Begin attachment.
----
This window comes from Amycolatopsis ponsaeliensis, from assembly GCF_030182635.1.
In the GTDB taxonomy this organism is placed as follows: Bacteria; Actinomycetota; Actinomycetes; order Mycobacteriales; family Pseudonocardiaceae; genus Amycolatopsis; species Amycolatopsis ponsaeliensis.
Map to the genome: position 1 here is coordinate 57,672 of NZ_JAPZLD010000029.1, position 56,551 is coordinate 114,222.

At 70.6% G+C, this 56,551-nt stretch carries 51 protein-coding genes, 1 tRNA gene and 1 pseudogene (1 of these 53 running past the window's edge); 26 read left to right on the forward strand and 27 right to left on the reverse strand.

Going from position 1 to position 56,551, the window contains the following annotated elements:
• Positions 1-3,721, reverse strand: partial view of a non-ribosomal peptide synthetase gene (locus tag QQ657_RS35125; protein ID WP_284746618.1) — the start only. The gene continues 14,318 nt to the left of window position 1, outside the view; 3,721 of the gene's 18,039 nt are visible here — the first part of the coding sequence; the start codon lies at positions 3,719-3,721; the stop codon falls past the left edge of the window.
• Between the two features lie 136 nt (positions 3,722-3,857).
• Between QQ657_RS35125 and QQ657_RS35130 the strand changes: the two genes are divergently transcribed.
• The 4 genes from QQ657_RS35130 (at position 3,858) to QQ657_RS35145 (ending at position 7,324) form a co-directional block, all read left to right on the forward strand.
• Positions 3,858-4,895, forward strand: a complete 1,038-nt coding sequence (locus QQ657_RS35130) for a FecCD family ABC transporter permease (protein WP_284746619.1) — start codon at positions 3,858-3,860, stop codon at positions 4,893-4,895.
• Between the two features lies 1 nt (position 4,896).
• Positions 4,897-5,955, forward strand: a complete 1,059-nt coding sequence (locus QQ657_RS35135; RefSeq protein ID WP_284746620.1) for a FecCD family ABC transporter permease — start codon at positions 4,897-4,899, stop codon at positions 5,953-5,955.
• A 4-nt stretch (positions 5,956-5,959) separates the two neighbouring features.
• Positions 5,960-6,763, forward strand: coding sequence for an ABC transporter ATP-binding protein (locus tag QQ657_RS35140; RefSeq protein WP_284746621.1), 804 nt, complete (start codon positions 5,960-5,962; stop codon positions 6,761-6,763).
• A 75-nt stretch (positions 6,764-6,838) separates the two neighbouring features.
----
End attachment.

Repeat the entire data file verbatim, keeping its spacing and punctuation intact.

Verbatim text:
This window comes from Amycolatopsis ponsaeliensis, from assembly GCF_030182635.1.
In the GTDB taxonomy this organism is placed as follows: Bacteria; Actinomycetota; Actinomycetes; order Mycobacteriales; family Pseudonocardiaceae; genus Amycolatopsis; species Amycolatopsis ponsaeliensis.
Map to the genome: position 1 here is coordinate 57,672 of NZ_JAPZLD010000029.1, position 56,551 is coordinate 114,222.

At 70.6% G+C, this 56,551-nt stretch carries 51 protein-coding genes, 1 tRNA gene and 1 pseudogene (1 of these 53 running past the window's edge); 26 read left to right on the forward strand and 27 right to left on the reverse strand.

Going from position 1 to position 56,551, the window contains the following annotated elements:
• Positions 1-3,721, reverse strand: partial view of a non-ribosomal peptide synthetase gene (locus tag QQ657_RS35125; protein ID WP_284746618.1) — the start only. The gene continues 14,318 nt to the left of window position 1, outside the view; 3,721 of the gene's 18,039 nt are visible here — the first part of the coding sequence; the start codon lies at positions 3,719-3,721; the stop codon falls past the left edge of the window.
• Between the two features lie 136 nt (positions 3,722-3,857).
• Between QQ657_RS35125 and QQ657_RS35130 the strand changes: the two genes are divergently transcribed.
• The 4 genes from QQ657_RS35130 (at position 3,858) to QQ657_RS35145 (ending at position 7,324) form a co-directional block, all read left to right on the forward strand.
• Positions 3,858-4,895, forward strand: a complete 1,038-nt coding sequence (locus QQ657_RS35130) for a FecCD family ABC transporter permease (protein WP_284746619.1) — start codon at positions 3,858-3,860, stop codon at positions 4,893-4,895.
• Between the two features lies 1 nt (position 4,896).
• Positions 4,897-5,955, forward strand: a complete 1,059-nt coding sequence (locus QQ657_RS35135; RefSeq protein ID WP_284746620.1) for a FecCD family ABC transporter permease — start codon at positions 4,897-4,899, stop codon at positions 5,953-5,955.
• A 4-nt stretch (positions 5,956-5,959) separates the two neighbouring features.
• Positions 5,960-6,763, forward strand: coding sequence for an ABC transporter ATP-binding protein (locus tag QQ657_RS35140; RefSeq protein WP_284746621.1), 804 nt, complete (start codon positions 5,960-5,962; stop codon positions 6,761-6,763).
• A 75-nt stretch (positions 6,764-6,838) separates the two neighbouring features.